The fact that Gabriel Said Reynolds, who demonstrates here that he is either abjectly ignorant or willfully dishonest about Islam, is a professor of theology at Notre Dame shows how much our nation’s universities (and the Catholic Church) are dominated by fantasy and wishful thinking rather than being willing to deal with unpleasant realities. Reynolds is an academic laden with honors, employed at Notre Dame and published in the New York Daily News, not because he speaks the truth, with which he is either unacquainted or unwilling to disclose, but because he tells people what they want to hear: that Islam, if only it were properly understood, is actually a religion of peace. How it came to be that so many Muslims misunderstand the religion they follow so devoutly, he does not bother to explain.
Meanwhile, would the New York Daily News ever publish a comparably lengthy theological defense of Christianity? Not on your life.
Anyway, to make his case that in Islam, vengeance belongs to Allah alone, Reynolds quotes a number of Qur’an verses, but he doesn’t even mention or attempt to explain away others that disprove his case. There is actually a great support, passed over in silence by Reynolds here, in the Qur’an and Sunnah for the death penalty for blasphemy. It can arguably be found in this verse: “Indeed, the penalty for those who wage war against Allah and His Messenger and strive upon earth [to cause] corruption is none but that they be killed or crucified or that their hands and feet be cut off from opposite sides or that they be exiled from the land. That is for them a disgrace in this world; and for them in the Hereafter is a great punishment.” (5:33)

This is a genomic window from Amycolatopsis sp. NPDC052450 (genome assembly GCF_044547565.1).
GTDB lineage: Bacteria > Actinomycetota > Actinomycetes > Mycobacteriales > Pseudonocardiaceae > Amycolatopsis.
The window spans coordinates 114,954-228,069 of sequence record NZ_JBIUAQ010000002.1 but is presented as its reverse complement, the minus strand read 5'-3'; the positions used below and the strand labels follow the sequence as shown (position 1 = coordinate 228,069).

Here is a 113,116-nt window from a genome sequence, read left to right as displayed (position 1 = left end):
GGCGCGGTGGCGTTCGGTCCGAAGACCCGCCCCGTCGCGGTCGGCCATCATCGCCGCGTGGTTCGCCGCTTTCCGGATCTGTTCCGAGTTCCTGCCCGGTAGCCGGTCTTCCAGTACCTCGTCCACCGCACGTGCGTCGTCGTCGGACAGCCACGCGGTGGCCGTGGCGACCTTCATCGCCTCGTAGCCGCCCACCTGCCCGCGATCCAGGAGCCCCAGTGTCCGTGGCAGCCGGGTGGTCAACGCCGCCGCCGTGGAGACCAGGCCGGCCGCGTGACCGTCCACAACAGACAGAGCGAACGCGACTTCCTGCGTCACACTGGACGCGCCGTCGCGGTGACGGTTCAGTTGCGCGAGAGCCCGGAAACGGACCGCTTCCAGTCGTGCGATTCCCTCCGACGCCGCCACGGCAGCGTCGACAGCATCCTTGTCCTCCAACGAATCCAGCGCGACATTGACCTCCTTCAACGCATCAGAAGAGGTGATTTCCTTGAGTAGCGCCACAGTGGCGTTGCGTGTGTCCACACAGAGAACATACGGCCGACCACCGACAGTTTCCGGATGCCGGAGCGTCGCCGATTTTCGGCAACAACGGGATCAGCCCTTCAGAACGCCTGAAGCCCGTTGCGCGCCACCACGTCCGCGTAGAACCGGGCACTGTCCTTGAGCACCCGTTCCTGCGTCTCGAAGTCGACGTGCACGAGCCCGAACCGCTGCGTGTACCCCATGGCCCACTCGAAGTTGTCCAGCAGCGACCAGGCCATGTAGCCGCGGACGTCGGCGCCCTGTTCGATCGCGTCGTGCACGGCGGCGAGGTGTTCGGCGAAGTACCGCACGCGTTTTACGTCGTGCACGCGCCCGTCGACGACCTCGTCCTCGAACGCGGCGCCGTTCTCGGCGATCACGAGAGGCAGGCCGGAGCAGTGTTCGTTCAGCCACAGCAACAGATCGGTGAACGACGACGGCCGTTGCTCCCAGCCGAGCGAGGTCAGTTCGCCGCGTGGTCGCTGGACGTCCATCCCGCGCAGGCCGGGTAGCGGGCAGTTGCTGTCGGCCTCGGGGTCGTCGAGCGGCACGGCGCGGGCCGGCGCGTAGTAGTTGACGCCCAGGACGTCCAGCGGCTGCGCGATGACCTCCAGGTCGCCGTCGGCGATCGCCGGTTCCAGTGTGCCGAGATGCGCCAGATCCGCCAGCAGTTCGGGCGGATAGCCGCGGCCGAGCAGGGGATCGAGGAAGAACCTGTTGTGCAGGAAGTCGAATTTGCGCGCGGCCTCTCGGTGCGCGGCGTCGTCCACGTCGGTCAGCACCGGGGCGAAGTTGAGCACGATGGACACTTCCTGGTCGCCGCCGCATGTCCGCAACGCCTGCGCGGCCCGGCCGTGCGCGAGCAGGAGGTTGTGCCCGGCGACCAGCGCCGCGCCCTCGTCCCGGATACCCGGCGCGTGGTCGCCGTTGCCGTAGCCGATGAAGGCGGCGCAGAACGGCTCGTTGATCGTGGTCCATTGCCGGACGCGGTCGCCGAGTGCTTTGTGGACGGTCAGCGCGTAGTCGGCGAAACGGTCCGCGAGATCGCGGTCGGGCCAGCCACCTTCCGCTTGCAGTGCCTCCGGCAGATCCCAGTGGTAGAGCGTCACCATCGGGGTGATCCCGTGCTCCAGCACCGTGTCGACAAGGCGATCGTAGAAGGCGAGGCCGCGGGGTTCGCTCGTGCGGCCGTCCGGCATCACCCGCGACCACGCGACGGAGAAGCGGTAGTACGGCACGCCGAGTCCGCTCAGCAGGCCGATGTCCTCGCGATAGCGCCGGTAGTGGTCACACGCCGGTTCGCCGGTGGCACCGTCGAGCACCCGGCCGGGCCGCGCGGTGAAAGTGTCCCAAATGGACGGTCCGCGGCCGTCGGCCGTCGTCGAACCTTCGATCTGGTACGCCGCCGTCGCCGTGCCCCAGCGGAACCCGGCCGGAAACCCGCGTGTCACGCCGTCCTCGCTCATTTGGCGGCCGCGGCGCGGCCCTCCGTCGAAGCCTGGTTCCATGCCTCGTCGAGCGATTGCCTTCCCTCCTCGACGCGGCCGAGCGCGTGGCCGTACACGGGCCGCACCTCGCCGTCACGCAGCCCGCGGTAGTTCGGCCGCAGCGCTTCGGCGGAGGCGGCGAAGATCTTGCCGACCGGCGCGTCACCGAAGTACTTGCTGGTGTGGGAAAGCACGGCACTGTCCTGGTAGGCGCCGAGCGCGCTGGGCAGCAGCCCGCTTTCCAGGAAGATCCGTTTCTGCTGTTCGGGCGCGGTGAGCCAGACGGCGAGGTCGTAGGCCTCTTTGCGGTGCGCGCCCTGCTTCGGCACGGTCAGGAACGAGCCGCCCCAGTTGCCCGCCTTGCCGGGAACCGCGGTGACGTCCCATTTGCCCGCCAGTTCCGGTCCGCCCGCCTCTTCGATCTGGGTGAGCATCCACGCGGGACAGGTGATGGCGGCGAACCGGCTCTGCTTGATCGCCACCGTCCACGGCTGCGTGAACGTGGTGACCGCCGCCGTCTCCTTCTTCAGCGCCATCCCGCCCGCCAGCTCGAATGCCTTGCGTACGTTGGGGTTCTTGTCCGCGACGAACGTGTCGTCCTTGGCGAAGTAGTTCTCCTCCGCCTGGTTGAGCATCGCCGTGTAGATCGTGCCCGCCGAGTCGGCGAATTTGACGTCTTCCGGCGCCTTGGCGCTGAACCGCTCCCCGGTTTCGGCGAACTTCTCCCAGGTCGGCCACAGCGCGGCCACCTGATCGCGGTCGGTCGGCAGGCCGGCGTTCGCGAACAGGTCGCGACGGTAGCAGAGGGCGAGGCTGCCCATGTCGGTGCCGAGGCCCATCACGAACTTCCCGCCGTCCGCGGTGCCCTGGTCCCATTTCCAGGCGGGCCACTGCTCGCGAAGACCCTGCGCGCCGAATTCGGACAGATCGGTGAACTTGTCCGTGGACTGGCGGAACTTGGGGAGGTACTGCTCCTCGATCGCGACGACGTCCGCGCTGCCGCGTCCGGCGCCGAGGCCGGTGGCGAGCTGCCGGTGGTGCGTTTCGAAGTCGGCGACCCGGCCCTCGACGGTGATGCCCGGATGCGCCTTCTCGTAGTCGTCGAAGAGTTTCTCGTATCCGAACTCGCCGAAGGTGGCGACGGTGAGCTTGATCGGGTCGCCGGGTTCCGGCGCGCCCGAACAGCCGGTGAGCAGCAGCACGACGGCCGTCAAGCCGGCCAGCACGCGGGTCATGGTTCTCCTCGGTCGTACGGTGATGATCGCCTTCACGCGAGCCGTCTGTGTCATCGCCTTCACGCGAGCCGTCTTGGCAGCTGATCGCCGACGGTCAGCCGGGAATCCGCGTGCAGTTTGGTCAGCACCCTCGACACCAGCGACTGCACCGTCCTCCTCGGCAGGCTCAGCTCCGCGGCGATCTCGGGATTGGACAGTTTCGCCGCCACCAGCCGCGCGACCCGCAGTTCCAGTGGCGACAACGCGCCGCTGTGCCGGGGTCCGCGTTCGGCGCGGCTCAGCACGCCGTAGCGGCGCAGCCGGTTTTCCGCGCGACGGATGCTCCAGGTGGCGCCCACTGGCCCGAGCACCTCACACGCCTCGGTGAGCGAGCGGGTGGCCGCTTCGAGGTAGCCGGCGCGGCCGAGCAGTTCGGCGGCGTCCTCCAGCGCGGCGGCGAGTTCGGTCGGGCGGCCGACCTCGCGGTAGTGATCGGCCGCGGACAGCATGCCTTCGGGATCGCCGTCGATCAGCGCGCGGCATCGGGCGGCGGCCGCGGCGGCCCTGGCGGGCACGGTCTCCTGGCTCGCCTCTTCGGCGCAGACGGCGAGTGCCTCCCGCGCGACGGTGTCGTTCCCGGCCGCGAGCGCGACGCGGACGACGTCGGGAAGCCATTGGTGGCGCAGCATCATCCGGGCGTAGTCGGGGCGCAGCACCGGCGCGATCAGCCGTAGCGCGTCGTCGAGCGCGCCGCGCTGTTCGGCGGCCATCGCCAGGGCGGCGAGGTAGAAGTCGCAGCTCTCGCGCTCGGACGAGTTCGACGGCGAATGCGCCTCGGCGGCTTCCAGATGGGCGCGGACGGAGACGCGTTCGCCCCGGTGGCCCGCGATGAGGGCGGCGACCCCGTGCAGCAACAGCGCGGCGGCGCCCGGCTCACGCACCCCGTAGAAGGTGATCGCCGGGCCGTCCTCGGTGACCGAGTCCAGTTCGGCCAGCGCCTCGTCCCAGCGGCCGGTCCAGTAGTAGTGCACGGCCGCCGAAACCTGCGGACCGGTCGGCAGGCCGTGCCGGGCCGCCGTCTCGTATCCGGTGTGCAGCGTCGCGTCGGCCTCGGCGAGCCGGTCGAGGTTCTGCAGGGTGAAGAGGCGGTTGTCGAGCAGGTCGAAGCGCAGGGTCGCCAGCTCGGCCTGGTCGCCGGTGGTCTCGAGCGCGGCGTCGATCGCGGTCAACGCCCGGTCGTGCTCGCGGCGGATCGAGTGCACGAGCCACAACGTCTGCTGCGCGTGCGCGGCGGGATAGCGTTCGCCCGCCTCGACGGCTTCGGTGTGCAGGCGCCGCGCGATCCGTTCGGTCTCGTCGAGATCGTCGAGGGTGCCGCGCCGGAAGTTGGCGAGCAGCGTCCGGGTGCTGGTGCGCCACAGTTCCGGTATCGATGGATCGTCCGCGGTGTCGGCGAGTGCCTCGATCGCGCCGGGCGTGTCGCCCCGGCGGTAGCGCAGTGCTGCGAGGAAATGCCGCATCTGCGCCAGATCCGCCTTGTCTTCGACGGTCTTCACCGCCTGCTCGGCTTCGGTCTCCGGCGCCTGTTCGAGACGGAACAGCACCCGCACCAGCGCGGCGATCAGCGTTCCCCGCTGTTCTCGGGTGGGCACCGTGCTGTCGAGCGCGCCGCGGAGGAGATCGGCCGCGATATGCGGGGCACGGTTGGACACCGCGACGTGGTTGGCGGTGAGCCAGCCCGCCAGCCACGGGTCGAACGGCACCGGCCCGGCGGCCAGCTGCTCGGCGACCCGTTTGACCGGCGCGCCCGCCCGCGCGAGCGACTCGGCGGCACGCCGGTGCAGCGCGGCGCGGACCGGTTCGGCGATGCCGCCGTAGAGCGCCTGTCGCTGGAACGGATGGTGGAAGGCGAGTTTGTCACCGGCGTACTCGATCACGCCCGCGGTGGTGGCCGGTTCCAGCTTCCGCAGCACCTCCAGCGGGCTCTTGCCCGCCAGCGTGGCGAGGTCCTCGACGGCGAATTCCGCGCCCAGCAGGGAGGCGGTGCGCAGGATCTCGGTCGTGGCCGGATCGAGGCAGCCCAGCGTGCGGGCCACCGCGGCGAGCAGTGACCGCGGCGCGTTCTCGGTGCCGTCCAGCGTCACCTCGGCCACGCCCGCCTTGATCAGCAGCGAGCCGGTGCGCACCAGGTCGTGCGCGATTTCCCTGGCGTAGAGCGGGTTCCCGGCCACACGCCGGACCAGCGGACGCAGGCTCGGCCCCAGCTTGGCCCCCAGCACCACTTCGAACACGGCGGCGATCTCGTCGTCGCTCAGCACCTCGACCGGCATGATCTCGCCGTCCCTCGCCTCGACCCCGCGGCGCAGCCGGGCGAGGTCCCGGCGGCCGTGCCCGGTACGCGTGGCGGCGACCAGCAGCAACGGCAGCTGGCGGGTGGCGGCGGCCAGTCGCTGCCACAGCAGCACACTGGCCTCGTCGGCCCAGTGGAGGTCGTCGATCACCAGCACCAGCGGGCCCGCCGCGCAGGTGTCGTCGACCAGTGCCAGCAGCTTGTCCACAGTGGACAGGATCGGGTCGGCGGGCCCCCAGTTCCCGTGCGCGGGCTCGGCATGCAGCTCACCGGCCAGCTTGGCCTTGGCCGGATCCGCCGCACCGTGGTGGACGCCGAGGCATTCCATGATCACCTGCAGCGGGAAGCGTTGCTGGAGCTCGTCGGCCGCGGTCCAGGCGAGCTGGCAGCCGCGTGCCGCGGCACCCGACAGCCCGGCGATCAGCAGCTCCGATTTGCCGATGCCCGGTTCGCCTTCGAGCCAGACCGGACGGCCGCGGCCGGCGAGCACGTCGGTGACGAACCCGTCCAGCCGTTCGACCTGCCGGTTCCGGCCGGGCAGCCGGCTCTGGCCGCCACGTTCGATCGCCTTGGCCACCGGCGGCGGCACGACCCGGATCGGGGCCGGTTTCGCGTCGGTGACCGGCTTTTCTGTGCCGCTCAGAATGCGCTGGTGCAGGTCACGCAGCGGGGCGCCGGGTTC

But if you don’t think that verse justifies killing those who insult Islam, there is this: “Those who annoy Allah and His Messenger – Allah has cursed them in this World and in the Hereafter, and has prepared for them a humiliating Punishment” (33:57)
Yes, he has cursed them both in this world and the hereafter. What does a curse in this world look like? Muslims are told to fight such people: “If they violate their oaths after pledging to keep their covenants, and attack your religion, you may fight the leaders of paganism – you are no longer bound by your covenant with them – that they may refrain” (9:12).
Not only that, but the Qur’an explicitly says that Allah will punish people by the hands of the believers: “Fight them; Allah will punish them by your hands and will disgrace them and give you victory over them and satisfy the breasts of a believing people, and remove the fury in the believers’ hearts.” (9:14-15)